Highlights from the UN Commission on Narcotic Drugs meeting.
This week, the annual meeting of the Commission on Narcotic Drugs, which is the United Nations’ primary drug policy-making body, is underway.
While there are no cannabis proposals under formal consideration, cannabis is very much part of the conversation.
(In case you missed it, back in 2020, the CND voted in favor of a recommendation by the World Health Organization to recognize the therapeutic value of cannabis, as Cannabis Wire reported at the time.)
On the “side events” agenda, ten are focused on cannabis.
One on Monday covered “perspectives from a regulated cannabis market,” organized by Uruguay, with the support of Canada, Colombia, Czechia, the Netherlands and SouthAfrica.
Tomorrow, one will be focused on the “regulation of legal cannabis for medical and cosmetic purposes: lessons learned and exchange of best practices,” organized by Morocco.
Several officials took the opportunity to speak about cannabis reforms. Laura Gil, the Vice Minister for Multilateral Affairs of Colombia, for example, spoke about the need to regulate cannabis.
Michael Falzon, Minister for the Family, Children’s Rights and Social Solidarity in Malta, gave a lengthy statement about how cannabis reforms fit into Malta’s “unwavering support” for the global drug control framework.
“To this end, Malta’s recently established authority on the responsible use of cannabis has been mandated to promote the principles of harm and risk reduction and to apply preventive measures rather than pursuing a punitive and costly enforcement regime,” he said.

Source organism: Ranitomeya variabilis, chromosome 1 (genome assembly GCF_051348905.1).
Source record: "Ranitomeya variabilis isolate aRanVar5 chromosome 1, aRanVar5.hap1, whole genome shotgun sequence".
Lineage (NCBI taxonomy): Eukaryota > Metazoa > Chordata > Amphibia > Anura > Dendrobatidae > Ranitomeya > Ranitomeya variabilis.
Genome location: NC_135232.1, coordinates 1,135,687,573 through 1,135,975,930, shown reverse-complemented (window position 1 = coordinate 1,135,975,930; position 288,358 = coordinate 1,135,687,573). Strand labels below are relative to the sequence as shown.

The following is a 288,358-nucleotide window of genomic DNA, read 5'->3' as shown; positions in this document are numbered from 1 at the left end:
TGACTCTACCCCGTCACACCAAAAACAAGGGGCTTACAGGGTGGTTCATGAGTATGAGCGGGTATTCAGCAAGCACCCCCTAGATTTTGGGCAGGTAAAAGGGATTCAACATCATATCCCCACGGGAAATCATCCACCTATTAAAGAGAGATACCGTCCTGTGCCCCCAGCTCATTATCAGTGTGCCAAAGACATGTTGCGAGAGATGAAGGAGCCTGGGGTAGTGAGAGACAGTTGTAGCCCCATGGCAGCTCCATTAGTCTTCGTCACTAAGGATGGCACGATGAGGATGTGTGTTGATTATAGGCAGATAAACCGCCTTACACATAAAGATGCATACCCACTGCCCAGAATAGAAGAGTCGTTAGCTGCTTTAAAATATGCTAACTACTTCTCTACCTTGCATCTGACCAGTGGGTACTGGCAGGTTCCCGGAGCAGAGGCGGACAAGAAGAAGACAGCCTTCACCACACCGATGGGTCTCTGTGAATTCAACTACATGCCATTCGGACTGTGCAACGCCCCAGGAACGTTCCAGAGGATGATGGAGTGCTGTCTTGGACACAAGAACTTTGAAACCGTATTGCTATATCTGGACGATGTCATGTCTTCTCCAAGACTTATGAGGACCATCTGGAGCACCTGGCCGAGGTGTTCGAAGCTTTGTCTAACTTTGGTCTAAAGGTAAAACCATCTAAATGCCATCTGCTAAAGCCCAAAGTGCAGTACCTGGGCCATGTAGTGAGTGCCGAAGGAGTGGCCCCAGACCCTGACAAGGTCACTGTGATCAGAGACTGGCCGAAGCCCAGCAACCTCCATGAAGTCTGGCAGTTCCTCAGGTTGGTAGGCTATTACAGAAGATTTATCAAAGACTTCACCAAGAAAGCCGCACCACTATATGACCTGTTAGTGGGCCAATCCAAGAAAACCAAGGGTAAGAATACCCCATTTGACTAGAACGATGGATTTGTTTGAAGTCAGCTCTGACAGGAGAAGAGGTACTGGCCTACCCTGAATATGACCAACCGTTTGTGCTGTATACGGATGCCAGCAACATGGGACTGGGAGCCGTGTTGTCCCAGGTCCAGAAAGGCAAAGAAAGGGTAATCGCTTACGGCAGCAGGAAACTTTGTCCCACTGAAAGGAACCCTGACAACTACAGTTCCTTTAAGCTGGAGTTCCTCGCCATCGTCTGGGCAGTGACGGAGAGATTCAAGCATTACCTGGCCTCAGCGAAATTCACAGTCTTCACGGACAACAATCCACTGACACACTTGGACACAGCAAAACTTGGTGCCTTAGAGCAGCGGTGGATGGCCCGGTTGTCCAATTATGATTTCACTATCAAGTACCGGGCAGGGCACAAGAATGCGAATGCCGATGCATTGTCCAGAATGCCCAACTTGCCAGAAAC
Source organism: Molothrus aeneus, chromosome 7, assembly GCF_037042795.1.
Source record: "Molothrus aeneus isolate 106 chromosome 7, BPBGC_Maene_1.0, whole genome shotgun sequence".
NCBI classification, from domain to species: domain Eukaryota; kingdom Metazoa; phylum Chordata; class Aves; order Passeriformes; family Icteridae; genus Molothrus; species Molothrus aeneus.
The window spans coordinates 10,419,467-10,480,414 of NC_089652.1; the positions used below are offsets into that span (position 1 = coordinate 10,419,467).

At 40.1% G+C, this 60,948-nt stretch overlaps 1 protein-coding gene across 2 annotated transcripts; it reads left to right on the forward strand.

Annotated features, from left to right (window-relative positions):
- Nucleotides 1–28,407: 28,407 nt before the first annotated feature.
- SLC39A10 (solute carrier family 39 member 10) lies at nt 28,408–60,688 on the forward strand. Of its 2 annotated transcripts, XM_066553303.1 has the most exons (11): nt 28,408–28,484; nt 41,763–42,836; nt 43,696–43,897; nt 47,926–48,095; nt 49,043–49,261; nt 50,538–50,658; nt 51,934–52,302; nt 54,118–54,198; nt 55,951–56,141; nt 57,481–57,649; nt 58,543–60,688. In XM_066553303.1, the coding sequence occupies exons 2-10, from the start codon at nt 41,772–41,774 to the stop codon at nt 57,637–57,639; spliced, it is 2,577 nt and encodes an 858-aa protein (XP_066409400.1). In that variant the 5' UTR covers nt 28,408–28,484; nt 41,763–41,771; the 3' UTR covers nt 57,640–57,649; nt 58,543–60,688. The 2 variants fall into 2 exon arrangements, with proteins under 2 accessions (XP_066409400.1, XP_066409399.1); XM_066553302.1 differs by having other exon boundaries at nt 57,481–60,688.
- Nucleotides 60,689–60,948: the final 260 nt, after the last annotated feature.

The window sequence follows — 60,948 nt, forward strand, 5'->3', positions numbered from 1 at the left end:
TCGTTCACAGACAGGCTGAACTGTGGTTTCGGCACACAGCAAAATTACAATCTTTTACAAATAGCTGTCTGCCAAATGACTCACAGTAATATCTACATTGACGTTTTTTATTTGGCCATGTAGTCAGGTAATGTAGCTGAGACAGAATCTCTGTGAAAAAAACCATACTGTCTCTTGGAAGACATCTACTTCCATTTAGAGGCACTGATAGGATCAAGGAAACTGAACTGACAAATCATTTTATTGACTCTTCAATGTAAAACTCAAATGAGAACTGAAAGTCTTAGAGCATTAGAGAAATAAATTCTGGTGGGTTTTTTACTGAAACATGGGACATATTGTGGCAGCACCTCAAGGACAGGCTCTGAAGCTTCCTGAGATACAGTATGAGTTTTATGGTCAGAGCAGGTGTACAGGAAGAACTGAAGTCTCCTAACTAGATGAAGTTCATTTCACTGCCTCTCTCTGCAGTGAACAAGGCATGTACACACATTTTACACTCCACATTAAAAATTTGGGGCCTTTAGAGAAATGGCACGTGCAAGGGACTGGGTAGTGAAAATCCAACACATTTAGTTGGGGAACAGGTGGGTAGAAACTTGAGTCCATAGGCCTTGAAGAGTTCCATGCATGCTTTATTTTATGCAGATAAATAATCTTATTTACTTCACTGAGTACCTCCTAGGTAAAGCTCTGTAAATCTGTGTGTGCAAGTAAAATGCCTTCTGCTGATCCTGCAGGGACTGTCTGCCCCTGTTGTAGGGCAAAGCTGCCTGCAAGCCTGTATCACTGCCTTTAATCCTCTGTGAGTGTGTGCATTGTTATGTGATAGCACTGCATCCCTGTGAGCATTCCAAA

He continued: “A robust regulated framework has been established in order to monitor a regulated and non-commercialized model for the personal use of cannabis by adult residents in Malta. Malta’s not-for-profit approach seeks to place people and the community at the center of our policies. Consultations with key stakeholders, particularly with civil society organizations, have played a critical role in this process.”
And, while not cannabis-specific, United Nations High Commissioner for Human Rights Volker Türk broadly called for an end to the drug war and its punitive approach. He said that the drug war “has become a war on people, failing us all.”
(In case you missed it last week, Cannabis Wire published an analysis about how the UN’s International Narcotics Control Board, which is tasked with implementing global drug control treaties, grappled with the global reform trend in its latest report.)
Research: Black newborns are tested for cannabis more often
Researchers from the University of Michigan, Ann Arbor conducted a study that asked: “Do newborn drug testing rates and results differ by birthing parent race and ethnicity at a Midwestern US academic medical center, and did this change after state recreational cannabis legalization?”
Researchers analyzed more than 26,000 births between the years 2014 and 2020 and found that medical practitioners were more likely (7.3%) to order drug screenings for Black newborns compared to white newborns (1.9%).
“In this study, clinicians ordered [newborn drug tests] more frequently for Black newborns when no drug testing was done during pregnancy,” researchers concluded. “These findings call for further exploration of how structural and institutional racism contribute to disproportionate testing and subsequent Child Protective Services investigation, surveillance, and criminalization of Black parents.”
This research was published in the peer-reviewed journal JAMA Network Open.
Connecticut’s February sales numbers are in.
The Department of Consumer Protection announced that preliminary data show combined sales for (adult and medical) cannabis topped more than $18.4 million in the first full month of legal sales.